It seems that viewers may have been charged for entry calls after winners had already been selected. According to the Daily Mirror, the quiz has now been scrapped.
Seventeen years ago I had a friend who thought that appearing on a couple of quiz shows might be a way for him to get into television. In March 1990 he was on The Pyramid Game. Following this, he was asked to take part in a pilot show called Love Code. It was due to be recorded at the Granada TV studios in Manchester and he asked me if I would go along, to sit in the audience and provide support.
|Granada TV studios seen from Atherton Street.|
The presenters of the show were Richard and Judy who, in those days, were best-known as presenters on This Morning, which was broadcast live from the Albert Dock in Liverpool.
The idea behind Love Code was that the audience would all complete questionaires. These would be fed into a computer which would work out the ‘code’ for each audience member. Then the computer would determine the person from the audience who was the best match for the main contestant (my friend).
However, it was all a fix.
Before we even arrived at Granada, we knew that ‘the computer’ would match my friend with a young woman in the audience who was also a previous quiz contestant and whom he already knew from his appearance on The Pyramid Game.
When we got to the studios, things got even worse. I was asked if I would pretend to be this woman’s boyfriend and sit next to her in the audience. I was bribed with the promise of a bottle of champagne. I wasn’t too happy about this because I’m no actor and I was concerned that the audience would see through me.
Just to add to the total futility of the entire thing, we were both gay anyway and happily settled with male partners at the time.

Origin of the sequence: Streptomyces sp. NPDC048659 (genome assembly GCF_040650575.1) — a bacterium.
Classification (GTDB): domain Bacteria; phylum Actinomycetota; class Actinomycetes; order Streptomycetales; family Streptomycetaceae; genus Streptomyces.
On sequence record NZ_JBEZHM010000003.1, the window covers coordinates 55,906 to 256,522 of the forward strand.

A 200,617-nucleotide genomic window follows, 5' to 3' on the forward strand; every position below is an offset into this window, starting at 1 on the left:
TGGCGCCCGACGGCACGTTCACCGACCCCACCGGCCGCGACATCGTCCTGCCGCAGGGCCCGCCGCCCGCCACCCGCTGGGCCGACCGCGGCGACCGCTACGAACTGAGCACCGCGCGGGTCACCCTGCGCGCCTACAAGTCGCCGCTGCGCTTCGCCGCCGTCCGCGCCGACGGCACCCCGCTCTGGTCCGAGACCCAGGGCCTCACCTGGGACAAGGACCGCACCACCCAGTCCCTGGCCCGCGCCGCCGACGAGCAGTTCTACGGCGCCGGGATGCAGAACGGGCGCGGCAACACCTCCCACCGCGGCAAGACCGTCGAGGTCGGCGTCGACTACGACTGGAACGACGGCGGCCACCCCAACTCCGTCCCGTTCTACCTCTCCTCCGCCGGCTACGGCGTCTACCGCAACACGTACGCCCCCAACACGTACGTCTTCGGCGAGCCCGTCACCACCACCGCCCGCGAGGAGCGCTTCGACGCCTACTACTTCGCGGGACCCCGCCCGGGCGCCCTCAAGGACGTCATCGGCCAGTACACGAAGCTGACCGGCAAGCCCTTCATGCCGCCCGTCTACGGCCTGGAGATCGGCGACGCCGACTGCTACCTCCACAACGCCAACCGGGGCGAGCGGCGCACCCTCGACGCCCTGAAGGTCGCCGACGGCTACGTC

|Granada Television. I notice the ‘n’ has dropped off their sign. They’re probably reluctant to spend any money, as these historic studios are likely to be bulldozed if Granada moves to Salford Quays along with the BBC.|
The audience completed the forms, which were collected and presumably binned behind the scenes. The show began and all went well. The audience giggled as my ‘girlfriend’ was matched up with my friend (who is a former gymnast, so seemed quite a catch I suppose) and I had the ‘humilation’ of seeing her go up on stage to be quizzed by Richard and Judy.
Then, finally, that segment of the show was over and so was my friend’s moment of fame. He walked into the audience to take a seat near me and, foolishly, as he passed, he started up a conversation with me.
An ugly rumble swept around the audience as they realised the truth — we already knew each other and they had been duped. The whispers made the hairs on the back of my neck stand on end. Luckily we weren’t lynched on the spot.
Afterwards, we all had drinks with the production team and Richard and Judy — who both seemed to be just the same as they are on-screen. I liked them. I asked Richard if he thought that This Morning was based on the BBC’s Pebble Mill At One, but he claimed he had never seen it. Which seemed a bit extraordinary, but didn’t Julia Smith — the producer of Eldorado — claim never to have watched Coronation Street?
I got my bottle of champagne. Which I kept as a souvenir.
|Blimey, I just noticed that Granada has a chimney. Were the TV shows of the 1950’s and ’60’s coal-powered?|
|Spoof 1960’s Granada ident. See the real thing here.|
As far as I know, a series was never made. If it had been, would the producers have continued to preselect the contestants or would they have allowed the computer to choose? Was there even a working computer in the first place?
TV is fake and producers are control freaks. All that matters to them is what appears on screen. They want nothing left to chance or until the last minute. This is one of the reasons why television is so dull these days.
So, no surprise that, on the present day Richard and Judy show they want the contestant decided on as soon as possible. However I don’t think blame should be attached too readily to the presenters of any show. Many have no idea what is happening behind the scenes: they turn up, do the show and leave.
The big difference between Love Code and You Say We Pay is that, on the latter, people pay to have a chance of taking part. Which elevates any deception to a whole new level and turns it into a matter for the Police.